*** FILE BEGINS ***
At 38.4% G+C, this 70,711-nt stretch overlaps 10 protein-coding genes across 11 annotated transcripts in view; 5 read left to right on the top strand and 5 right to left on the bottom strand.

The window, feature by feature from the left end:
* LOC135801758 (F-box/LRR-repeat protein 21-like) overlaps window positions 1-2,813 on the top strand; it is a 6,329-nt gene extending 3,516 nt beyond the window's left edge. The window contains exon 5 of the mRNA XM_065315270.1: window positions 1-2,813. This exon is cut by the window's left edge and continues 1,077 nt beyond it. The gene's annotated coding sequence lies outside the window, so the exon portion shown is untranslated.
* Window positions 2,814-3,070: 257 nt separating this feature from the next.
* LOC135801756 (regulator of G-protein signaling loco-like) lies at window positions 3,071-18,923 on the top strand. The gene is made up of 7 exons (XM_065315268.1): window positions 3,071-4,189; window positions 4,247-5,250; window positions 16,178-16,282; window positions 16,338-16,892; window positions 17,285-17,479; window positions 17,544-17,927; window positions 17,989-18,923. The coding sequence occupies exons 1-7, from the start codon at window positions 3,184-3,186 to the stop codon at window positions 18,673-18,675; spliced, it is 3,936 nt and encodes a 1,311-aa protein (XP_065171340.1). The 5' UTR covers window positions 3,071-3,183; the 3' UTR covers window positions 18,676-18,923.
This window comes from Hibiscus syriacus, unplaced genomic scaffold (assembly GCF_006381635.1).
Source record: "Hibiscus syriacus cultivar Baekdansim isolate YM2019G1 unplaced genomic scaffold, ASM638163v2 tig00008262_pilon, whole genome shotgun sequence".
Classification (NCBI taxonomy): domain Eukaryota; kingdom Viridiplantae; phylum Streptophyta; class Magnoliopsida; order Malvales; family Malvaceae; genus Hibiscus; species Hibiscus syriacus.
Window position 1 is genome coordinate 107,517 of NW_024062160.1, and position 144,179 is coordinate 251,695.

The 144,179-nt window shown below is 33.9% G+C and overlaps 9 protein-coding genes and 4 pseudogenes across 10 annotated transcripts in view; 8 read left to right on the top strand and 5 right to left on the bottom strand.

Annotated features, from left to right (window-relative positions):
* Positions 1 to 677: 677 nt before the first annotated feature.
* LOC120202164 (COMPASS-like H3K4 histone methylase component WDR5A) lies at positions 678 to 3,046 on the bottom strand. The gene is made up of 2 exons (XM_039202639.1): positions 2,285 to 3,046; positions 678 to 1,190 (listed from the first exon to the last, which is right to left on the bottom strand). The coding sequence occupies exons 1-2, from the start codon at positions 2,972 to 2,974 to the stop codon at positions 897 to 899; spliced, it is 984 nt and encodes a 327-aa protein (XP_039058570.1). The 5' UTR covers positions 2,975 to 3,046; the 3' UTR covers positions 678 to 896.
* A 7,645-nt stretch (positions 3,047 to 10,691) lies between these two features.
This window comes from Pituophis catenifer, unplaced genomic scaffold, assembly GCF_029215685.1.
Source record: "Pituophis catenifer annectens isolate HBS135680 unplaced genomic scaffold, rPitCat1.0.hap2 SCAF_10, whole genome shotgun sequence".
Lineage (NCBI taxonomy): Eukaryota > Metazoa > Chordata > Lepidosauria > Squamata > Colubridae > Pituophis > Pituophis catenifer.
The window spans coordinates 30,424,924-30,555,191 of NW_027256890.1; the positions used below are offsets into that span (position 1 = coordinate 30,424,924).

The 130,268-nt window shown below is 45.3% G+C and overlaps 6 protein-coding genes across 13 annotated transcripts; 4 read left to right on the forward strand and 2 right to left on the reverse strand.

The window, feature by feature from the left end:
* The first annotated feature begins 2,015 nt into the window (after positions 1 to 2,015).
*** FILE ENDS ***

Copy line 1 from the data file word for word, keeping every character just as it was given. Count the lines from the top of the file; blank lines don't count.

At 38.4% G+C, this 70,711-nt stretch overlaps 10 protein-coding genes across 11 annotated transcripts in view; 5 read left to right on the top strand and 5 right to left on the bottom strand.